December 9, 2009 at 1:43 pm
(16) ileana says:

specifically 3F due to tch leve 25,the only way my son can go back to boot camp is if the waiver for drugs is lifted. It was stupid from his part if i knew i would do something, he tried because he was leaving. I’m still upset and i will for long time because that’s not he’s personality. He came back and have done everything he’s recruter tells him but in October they told him that no waiver will be lifted as of that time. He want’s to go back he was doing great and we have recommendation letters from his drill seargent and instructor. To bad, sometimes i think they treat him like a criminal, he wants to show that he can be one of the few and one of the proud

December 15, 2009 at 1:56 am
(17) Waiver Kid says:

I think applicants for the military need to be judged on a case, by case, basis. Psychological observation, and certain testing could be put in place for certain disqualified applicants. Simply saying “We don’t need you”, and coming across as saying “We don’t want you” is horrible for civilian morale. Also, its kind of contradictory for the military to have the capability to deny a person of having a second chance, when their soldiers die to give it. I want to be able to support the people of my country in a proactive manner that will also support my family (outside that of social work or community service).

March 24, 2010 at 9:50 pm
(18) Tangee Townsend says:

My husband was given a general discharge under honorable conditions. He is allowed to get back in as long as he has the moral waiver and a dependency waiver. This is my thoughts…My husband is an outstanding father, husband and employee. He has held a stable job since getting discharged. He has maintained his financil stability providing for 6 children and me as I am a stay at home mom. All my husband wants is a second chance to prove that he is an excellent soldier.. he has done his tour in Korea and 2 to Iraq. They have given out mor moral waivers to convicts and felons then they have to them men and women who actually want to SERVE their country instead of those who are just looking to get in because the jobmarket sucks…it is in my husbands blood to be a soldier…his dad is a retired CW-5 his brother is a LTC and my husband was striving to becaome a Warrant Officer himself. When will they ever lift this No waiver Policy??? and realize that there are great people who made a few mistakes that DESERVE a second chance….EVERYONE DESERVES A SECOND CHANCE JUST NOT A THIRD!!!!!!!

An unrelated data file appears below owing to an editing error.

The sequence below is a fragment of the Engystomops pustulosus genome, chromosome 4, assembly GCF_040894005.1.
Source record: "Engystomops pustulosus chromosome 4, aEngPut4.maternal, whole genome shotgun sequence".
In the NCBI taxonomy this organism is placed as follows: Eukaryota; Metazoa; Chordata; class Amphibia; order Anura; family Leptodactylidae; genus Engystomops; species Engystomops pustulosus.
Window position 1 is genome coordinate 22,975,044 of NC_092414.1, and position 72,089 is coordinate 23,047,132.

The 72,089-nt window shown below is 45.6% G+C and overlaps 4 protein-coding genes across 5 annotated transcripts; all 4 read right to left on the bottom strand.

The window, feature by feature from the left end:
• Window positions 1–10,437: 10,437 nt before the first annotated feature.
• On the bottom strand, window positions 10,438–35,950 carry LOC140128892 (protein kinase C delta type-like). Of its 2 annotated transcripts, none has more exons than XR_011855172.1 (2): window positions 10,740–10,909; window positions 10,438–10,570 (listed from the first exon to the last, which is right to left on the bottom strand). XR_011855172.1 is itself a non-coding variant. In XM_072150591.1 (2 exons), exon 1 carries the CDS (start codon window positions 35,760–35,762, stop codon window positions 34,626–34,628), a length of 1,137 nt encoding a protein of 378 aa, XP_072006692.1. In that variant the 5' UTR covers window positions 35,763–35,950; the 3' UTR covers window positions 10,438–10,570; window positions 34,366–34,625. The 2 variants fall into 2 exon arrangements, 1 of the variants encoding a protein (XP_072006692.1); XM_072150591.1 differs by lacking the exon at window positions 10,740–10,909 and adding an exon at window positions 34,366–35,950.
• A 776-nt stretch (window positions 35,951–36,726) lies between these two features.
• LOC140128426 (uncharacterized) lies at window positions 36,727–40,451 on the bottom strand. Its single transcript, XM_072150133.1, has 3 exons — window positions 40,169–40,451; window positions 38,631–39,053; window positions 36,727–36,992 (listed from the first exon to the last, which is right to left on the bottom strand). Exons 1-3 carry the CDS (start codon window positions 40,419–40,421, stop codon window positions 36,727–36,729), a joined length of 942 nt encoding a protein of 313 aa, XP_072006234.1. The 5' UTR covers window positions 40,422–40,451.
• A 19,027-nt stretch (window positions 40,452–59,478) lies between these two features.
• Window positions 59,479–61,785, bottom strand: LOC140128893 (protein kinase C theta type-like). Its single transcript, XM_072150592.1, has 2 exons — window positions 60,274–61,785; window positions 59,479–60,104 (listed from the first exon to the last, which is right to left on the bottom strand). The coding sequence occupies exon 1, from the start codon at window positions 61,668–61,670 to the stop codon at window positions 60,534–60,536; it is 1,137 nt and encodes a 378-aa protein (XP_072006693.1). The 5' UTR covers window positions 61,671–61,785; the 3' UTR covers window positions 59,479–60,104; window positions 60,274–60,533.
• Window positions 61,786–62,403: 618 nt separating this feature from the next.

May 6, 2010 at 12:49 pm
(19) Jason says:

So why is it I cant get a waiver? When i was 16 two people I was with tried to rob two other people and since i was there and did nothing to stop it i was charged with them. My attourny advised me to plead guilty seeing as it wouldnt affect me when i was an adult because this was a juvinile offense so my mother and I agreed and I plead Guilty to attempted storng armed robbery now i am 27 and trying to join so i can give my wife and kids a better life and serve this country. So why is it so hard for me to get in? i’ve made mistakes but i have learned from them. what else can i do? I took the asvab passed that told them about what was all on my record and now they are saying tough luck. I just want a shot. I have to much riding on the line to mess it up. Anyone have any suggestions?